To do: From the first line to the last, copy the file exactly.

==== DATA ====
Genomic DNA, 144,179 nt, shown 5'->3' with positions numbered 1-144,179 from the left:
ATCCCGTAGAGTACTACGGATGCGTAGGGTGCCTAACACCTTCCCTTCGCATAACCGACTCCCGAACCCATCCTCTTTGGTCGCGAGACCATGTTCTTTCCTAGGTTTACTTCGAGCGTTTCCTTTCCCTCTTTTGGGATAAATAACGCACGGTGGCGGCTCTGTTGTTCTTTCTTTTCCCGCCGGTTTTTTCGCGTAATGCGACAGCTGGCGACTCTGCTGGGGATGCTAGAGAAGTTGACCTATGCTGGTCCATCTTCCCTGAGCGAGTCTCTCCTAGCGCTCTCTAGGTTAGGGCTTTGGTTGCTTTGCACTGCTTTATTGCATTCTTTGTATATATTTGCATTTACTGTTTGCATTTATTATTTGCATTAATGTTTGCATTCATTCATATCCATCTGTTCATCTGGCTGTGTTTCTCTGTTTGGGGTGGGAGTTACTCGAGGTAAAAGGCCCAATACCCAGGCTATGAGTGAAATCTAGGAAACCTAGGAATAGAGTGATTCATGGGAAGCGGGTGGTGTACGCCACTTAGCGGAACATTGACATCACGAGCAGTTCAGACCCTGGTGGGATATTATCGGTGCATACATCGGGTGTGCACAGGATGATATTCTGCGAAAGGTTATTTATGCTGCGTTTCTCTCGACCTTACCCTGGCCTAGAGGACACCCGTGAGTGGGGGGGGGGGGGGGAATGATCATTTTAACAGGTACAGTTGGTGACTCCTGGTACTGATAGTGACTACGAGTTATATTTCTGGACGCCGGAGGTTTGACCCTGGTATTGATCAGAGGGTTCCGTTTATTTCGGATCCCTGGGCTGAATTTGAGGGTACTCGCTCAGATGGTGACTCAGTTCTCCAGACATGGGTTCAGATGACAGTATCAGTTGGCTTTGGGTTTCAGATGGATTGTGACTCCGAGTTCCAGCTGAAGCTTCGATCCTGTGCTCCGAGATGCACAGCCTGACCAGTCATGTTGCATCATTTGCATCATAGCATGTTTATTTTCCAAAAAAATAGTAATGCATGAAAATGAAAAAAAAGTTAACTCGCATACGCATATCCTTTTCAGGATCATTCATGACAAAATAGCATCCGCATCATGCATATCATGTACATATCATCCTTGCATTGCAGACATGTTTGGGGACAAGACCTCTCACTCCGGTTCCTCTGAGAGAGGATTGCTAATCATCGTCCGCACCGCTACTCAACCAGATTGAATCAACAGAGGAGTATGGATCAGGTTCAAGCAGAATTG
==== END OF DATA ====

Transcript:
Genomic DNA, 144,179 nt, shown 5'->3' with positions numbered 1-144,179 from the left:
ATCCCGTAGAGTACTACGGATGCGTAGGGTGCCTAACACCTTCCCTTCGCATAACCGACTCCCGAACCCATCCTCTTTGGTCGCGAGACCATGTTCTTTCCTAGGTTTACTTCGAGCGTTTCCTTTCCCTCTTTTGGGATAAATAACGCACGGTGGCGGCTCTGTTGTTCTTTCTTTTCCCGCCGGTTTTTTCGCGTAATGCGACAGCTGGCGACTCTGCTGGGGATGCTAGAGAAGTTGACCTATGCTGGTCCATCTTCCCTGAGCGAGTCTCTCCTAGCGCTCTCTAGGTTAGGGCTTTGGTTGCTTTGCACTGCTTTATTGCATTCTTTGTATATATTTGCATTTACTGTTTGCATTTATTATTTGCATTAATGTTTGCATTCATTCATATCCATCTGTTCATCTGGCTGTGTTTCTCTGTTTGGGGTGGGAGTTACTCGAGGTAAAAGGCCCAATACCCAGGCTATGAGTGAAATCTAGGAAACCTAGGAATAGAGTGATTCATGGGAAGCGGGTGGTGTACGCCACTTAGCGGAACATTGACATCACGAGCAGTTCAGACCCTGGTGGGATATTATCGGTGCATACATCGGGTGTGCACAGGATGATATTCTGCGAAAGGTTATTTATGCTGCGTTTCTCTCGACCTTACCCTGGCCTAGAGGACACCCGTGAGTGGGGGGGGGGGGGGGAATGATCATTTTAACAGGTACAGTTGGTGACTCCTGGTACTGATAGTGACTACGAGTTATATTTCTGGACGCCGGAGGTTTGACCCTGGTATTGATCAGAGGGTTCCGTTTATTTCGGATCCCTGGGCTGAATTTGAGGGTACTCGCTCAGATGGTGACTCAGTTCTCCAGACATGGGTTCAGATGACAGTATCAGTTGGCTTTGGGTTTCAGATGGATTGTGACTCCGAGTTCCAGCTGAAGCTTCGATCCTGTGCTCCGAGATGCACAGCCTGACCAGTCATGTTGCATCATTTGCATCATAGCATGTTTATTTTCCAAAAAAATAGTAATGCATGAAAATGAAAAAAAAGTTAACTCGCATACGCATATCCTTTTCAGGATCATTCATGACAAAATAGCATCCGCATCATGCATATCATGTACATATCATCCTTGCATTGCAGACATGTTTGGGGACAAGACCTCTCACTCCGGTTCCTCTGAGAGAGGATTGCTAATCATCGTCCGCACCGCTACTCAACCAGATTGAATCAACAGAGGAGTATGGATCAGGTTCAAGCAGAATTG